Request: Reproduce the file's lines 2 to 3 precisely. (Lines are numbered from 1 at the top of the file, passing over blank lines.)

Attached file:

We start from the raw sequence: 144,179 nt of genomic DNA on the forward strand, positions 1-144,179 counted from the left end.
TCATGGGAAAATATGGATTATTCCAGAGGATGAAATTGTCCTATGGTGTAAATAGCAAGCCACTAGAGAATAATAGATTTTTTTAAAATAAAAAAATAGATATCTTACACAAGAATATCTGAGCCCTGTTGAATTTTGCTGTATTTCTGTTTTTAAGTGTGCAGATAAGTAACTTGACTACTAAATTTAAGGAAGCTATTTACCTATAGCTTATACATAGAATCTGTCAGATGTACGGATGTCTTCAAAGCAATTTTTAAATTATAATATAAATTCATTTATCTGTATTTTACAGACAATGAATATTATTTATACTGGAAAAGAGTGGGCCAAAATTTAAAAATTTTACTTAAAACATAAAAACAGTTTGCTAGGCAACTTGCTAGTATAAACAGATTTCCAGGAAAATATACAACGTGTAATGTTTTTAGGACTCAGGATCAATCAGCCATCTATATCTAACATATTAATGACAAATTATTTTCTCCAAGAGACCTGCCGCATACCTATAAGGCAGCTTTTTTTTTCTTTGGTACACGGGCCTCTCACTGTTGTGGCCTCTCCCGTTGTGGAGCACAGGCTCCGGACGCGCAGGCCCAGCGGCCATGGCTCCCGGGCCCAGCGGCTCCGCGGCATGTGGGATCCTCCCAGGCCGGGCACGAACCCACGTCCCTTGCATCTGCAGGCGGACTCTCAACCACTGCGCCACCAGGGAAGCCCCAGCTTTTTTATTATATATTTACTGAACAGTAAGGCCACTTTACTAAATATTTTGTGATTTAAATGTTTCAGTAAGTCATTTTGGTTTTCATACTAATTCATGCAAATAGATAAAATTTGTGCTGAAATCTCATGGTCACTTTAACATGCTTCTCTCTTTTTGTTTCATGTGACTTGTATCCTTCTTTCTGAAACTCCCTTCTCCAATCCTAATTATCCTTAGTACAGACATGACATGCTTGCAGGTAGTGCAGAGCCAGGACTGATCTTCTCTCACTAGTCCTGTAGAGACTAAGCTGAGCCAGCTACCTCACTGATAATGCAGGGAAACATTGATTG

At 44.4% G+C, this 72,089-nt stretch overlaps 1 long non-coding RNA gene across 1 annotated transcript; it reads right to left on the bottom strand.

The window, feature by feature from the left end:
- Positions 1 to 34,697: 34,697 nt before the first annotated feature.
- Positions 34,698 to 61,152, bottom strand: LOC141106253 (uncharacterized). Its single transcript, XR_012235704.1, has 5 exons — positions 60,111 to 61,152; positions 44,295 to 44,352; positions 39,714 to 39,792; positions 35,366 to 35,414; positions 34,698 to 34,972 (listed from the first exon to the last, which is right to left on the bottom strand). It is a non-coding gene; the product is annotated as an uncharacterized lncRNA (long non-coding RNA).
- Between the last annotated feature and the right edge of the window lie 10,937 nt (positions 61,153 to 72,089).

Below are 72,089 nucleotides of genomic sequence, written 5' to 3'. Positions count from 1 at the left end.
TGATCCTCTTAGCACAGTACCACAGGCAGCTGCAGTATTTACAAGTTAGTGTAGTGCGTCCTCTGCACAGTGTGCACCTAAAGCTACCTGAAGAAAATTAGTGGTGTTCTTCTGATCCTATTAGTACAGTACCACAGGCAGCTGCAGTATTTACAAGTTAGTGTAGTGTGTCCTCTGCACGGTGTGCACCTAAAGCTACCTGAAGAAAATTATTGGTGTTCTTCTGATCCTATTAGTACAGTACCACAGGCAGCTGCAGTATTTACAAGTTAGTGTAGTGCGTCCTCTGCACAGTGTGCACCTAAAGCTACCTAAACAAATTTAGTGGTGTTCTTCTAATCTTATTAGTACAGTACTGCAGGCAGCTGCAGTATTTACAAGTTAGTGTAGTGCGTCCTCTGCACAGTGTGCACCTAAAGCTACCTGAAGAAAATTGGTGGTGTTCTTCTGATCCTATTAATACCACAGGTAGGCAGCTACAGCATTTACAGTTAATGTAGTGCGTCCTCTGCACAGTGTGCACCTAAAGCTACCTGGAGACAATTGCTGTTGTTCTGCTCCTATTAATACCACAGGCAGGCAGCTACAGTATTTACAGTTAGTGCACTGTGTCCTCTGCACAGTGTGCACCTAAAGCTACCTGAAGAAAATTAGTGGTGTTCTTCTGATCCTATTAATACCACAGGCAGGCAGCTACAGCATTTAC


TCATGGGAAAATATGGATTATTCCAGAGGATGAAATTGTCCTATGGTGTAAATAGCAAGCCACTAGAGAATAATAGATTTTTTTAAAATAAAAAAATAGATATCTTACACAAGAATATCTGAGCCCTGTTGAATTTTGCTGTATTTCTGTTTTTAAGTGTGCAGATAAGTAACTTGACTACTAAATTTAAGGAAGCTATTTACCTATAGCTTATACATAGAATCTGTCAGATGTACGGATGTCTTCAAAGCAATTTTTAAATTATAATATAAATTCATTTATCTGTATTTTACAGACAATGAATATTATTTATACTGGAAAAGAGTGGGCCAAAATTTAAAAATTTTACTTAAAACATAAAAACAGTTTGCTAGGCAACTTGCTAGTATAAACAGATTTCCAGGAAAATATACAACGTGTAATGTTTTTAGGACTCAGGATCAATCAGCCATCTATATCTAACATATTAATGACAAATTATTTTCTCCAAGAGACCTGCCGCATACCTATAAGGCAGCTTTTTTTTTCTTTGGTACACGGGCCTCTCACTGTTGTGGCCTCTCCCGTTGTGGAGCACAGGCTCCGGACGCGCAGGCCCAGCGGCCATGGCTCCCGGGCCCAGCGGCTCCGCGGCATGTGGGATCCTCCCAGGCCGGGCACGAACCCACGTCCCTTGCATCTGCAGGCGGACTCTCAACCACTGCGCCACCAGGGAAGCCCCAGCTTTTTTATTATATATTTACTGAACAGTAAGGCCACTTTACTAAATATTTTGTGATTTAAATGTTTCAGTAAGTCATTTTGGTTTTCATACTAATTCATGCAAATAGATAAAATTTGTGCTGAAATCTCATGGTCACTTTAACATGCTTCTCTCTTTTTGTTTCATGTGACTTGTATCCTTCTTTCTGAAACTCCCTTCTCCAATCCTAATTATCCTTAGTACAGACATGACATGCTTGCAGGTAGTGCAGAGCCAGGACTGATCTTCTCTCACTAGTCCTGTAGAGACTAAGCTGAGCCAGCTACCTCACTGATAATGCAGGGAAACATTGATTG

At 44.4% G+C, this 72,089-nt stretch overlaps 1 long non-coding RNA gene across 1 annotated transcript; it reads right to left on the bottom strand.